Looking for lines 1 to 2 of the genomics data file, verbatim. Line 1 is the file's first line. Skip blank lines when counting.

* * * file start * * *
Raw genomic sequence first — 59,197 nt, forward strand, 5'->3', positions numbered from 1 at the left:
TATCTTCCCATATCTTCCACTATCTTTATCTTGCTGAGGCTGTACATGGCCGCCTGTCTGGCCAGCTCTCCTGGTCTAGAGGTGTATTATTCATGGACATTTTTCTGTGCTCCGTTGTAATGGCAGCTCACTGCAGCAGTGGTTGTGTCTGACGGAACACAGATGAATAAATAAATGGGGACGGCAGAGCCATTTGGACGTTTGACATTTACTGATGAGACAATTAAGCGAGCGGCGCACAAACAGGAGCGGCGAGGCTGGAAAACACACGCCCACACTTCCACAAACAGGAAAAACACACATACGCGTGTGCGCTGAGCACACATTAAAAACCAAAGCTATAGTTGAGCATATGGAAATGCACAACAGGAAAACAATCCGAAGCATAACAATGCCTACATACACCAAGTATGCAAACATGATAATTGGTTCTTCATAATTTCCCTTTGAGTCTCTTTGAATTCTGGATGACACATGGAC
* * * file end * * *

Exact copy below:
Raw genomic sequence first — 59,197 nt, forward strand, 5'->3', positions numbered from 1 at the left:
TATCTTCCCATATCTTCCACTATCTTTATCTTGCTGAGGCTGTACATGGCCGCCTGTCTGGCCAGCTCTCCTGGTCTAGAGGTGTATTATTCATGGACATTTTTCTGTGCTCCGTTGTAATGGCAGCTCACTGCAGCAGTGGTTGTGTCTGACGGAACACAGATGAATAAATAAATGGGGACGGCAGAGCCATTTGGACGTTTGACATTTACTGATGAGACAATTAAGCGAGCGGCGCACAAACAGGAGCGGCGAGGCTGGAAAACACACGCCCACACTTCCACAAACAGGAAAAACACACATACGCGTGTGCGCTGAGCACACATTAAAAACCAAAGCTATAGTTGAGCATATGGAAATGCACAACAGGAAAACAATCCGAAGCATAACAATGCCTACATACACCAAGTATGCAAACATGATAATTGGTTCTTCATAATTTCCCTTTGAGTCTCTTTGAATTCTGGATGACACATGGAC